According to one survey by The Future of Music Coalition, about 43% of artists and musicians currently lack health insurance. This is roughly 2.5x higher than the average national rate.
It seems natural to assume that as musicians and freelance creative workers, we’re going to be among those who are most affected by the new reforms around health care.
As of 2014, many of us will not only be able to afford health insurance for the first time, most of us will be required to buy it, or face a small tax for choosing to forgo the stuff.
The Insurance Store is Now Open
Despite the ongoing gridlock in Congress, the new Health Care Exchanges opened on October 1, 2013. This allows all of us to begin comparison shopping for health insurance – and to see if we’re eligible for any kind of Federal subsidy towards buying it.
Although the Federal exchanges had some trouble keeping up with the unexpectedly huge amount of traffic that flooded their servers in the first days, they’ve been getting progressively more stable.
The Economist reports that “glitches may be short-lived. Officials and contractors are rushing to fix them. New York’s exchange seems to have recovered. In one week it quadrupled the capacity of its computer servers, and as of October 8th more than 40,000 New Yorkers had signed up for coverage. But other exchanges are making slower progress.”
Earlier this week, I finished my own application, and was up in no time, comparing the cost of new plans on the New York State exchange. If all goes well, I’ll soon have insurance for the first time in a decade.
To get started yourself, visit https://www.healthcare.gov. I found that the entire sign-up process took about 1/20th the time of doing my taxes. It may not be instant, but it was over a lot sooner than I expected – even with freelance income to account for.
Who Can Expect Big Changes (And Who Will Be Unaffected)
If you’re one of those rare musicians, engineers or producers who already gets health insurance through an employer, don’t even worry about the exchanges. You don’t have to do a thing.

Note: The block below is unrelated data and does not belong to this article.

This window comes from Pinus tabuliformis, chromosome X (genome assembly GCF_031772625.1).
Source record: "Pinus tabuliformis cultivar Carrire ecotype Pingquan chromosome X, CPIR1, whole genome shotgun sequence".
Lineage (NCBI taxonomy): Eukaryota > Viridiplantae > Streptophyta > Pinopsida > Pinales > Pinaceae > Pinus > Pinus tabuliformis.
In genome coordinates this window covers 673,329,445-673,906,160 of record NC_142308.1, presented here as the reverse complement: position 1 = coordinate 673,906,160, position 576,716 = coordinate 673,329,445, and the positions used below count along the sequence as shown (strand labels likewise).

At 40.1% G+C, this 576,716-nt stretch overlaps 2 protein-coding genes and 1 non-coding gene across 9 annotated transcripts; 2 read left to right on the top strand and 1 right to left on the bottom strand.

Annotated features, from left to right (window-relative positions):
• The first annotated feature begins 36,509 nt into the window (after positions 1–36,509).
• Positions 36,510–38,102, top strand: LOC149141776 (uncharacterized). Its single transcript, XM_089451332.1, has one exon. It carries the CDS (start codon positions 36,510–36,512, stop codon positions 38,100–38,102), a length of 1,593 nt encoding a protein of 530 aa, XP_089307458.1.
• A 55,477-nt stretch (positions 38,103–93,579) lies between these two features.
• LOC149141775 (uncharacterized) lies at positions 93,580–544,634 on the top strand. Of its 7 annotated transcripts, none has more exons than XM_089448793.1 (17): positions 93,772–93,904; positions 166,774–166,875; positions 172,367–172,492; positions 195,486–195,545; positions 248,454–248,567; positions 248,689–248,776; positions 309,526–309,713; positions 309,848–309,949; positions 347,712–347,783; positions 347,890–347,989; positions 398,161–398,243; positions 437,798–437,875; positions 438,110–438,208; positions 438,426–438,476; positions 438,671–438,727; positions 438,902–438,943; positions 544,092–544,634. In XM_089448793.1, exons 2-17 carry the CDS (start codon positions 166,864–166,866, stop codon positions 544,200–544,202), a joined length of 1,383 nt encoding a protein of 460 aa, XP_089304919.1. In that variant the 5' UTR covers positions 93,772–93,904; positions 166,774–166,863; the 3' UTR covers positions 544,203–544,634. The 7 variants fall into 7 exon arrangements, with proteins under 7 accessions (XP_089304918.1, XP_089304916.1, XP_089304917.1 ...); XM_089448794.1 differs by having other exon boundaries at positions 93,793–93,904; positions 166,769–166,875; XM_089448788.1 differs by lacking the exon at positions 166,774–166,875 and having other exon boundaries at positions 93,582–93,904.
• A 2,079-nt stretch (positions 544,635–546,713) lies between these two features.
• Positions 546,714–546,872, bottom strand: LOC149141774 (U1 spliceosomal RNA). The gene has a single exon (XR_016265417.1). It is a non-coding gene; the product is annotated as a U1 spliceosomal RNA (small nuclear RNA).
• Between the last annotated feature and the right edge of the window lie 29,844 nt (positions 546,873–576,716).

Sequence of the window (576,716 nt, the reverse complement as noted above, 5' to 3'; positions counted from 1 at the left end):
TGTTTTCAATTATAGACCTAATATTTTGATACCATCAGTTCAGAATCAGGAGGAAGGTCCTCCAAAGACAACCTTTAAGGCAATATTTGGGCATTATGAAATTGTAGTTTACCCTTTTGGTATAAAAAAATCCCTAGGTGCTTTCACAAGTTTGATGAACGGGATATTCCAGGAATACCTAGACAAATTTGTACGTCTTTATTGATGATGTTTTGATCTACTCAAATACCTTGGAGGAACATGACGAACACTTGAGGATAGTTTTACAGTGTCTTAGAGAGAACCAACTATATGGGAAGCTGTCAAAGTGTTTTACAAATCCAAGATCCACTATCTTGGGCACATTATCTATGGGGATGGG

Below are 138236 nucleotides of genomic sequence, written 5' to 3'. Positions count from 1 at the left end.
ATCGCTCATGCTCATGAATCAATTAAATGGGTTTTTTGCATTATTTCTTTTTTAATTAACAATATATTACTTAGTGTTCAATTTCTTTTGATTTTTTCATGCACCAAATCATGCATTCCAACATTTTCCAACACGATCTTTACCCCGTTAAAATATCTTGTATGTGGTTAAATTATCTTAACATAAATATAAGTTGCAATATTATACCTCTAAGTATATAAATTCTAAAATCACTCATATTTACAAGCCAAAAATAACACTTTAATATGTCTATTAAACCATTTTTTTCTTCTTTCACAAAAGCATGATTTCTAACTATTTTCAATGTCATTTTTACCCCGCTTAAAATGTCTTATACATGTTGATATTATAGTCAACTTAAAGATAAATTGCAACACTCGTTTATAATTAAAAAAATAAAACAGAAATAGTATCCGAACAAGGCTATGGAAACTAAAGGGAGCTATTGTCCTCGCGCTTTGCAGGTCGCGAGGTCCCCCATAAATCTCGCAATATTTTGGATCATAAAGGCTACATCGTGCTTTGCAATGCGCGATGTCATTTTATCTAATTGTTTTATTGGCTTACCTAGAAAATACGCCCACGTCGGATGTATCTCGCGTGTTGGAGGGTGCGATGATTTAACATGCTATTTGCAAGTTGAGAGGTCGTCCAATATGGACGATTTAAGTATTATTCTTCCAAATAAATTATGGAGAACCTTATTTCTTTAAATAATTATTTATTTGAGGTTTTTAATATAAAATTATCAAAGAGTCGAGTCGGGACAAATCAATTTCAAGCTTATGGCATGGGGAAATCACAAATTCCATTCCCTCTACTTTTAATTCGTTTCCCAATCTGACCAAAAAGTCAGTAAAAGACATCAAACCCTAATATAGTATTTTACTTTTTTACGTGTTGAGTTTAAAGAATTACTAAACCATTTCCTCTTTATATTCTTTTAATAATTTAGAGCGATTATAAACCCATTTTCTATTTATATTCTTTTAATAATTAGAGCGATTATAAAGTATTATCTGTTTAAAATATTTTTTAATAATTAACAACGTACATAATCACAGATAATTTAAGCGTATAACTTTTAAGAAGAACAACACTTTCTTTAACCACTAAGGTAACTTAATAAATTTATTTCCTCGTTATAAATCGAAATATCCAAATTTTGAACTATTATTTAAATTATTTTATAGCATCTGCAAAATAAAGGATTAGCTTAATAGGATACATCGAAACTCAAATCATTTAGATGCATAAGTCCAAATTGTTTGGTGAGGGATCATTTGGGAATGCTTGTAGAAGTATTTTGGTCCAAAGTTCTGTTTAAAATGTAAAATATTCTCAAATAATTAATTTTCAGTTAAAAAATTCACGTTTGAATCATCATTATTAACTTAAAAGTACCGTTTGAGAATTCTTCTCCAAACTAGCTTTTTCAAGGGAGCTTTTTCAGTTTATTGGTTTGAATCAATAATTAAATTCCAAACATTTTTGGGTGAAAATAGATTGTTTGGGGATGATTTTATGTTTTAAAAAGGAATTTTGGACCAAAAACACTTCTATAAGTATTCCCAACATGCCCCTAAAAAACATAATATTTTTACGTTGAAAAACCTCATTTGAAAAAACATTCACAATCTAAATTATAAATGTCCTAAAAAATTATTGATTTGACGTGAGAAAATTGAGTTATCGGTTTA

If you’re covered by Medicare or Medicaid, you’re already all set too. If you’re a young person on your parents plan? Cool. Now you can stay that way til you’re 26.
If you already pay for your own insurance and like it just fine, you may want to check out the exchanges anyway. There’s a good chance you’ll end up paying less, particularly if you’re young, have a pre-existing condition, or if you don’t make a ton of money.
For those who have been unable to afford healthcare in the past, there’s a good chance that’s going to change now.
How Much Do the New Plans Cost and What Do They Cover?
If you make anything under $46,000 each year, chances are you’ll also qualify for subsidies that could dramatically reduce what you pay out of pocket.
Coverage plans start with the “Catastrophic” tier, which is now available in high-cost areas like New York City for as little as about $180 a month. (In less expensive states, like Virginia, a similar plan now costs as little as about $40 a month.)
If this sounds like a lot of money to you, chances are you haven’t shopped for insurance before. In my own fruitless attempts to find affordable health insurance over the past decade, I’ve generally found plans that cost almost twice as much and seem to cover even less than these do.
The “Catastrophic” plans, which are available only to those 30 and under, will usually have high deductibles – meaning that if you have a major health emergency you’ll have to pay out over $6,000 in costs out of pocket before insurance kicks in. This is no good for anyone who anticipates recurring medical costs, but it could be a great option for otherwise healthy young people.
Still, even these kinds of plans also offer more coverage than you might expect. Under the Affordable Care Act, annual checkups, major vaccines, essential screenings and many women’s health services are now included in the cost of the plan.First | 1 | 2 | 3 | Next → | Last Single Page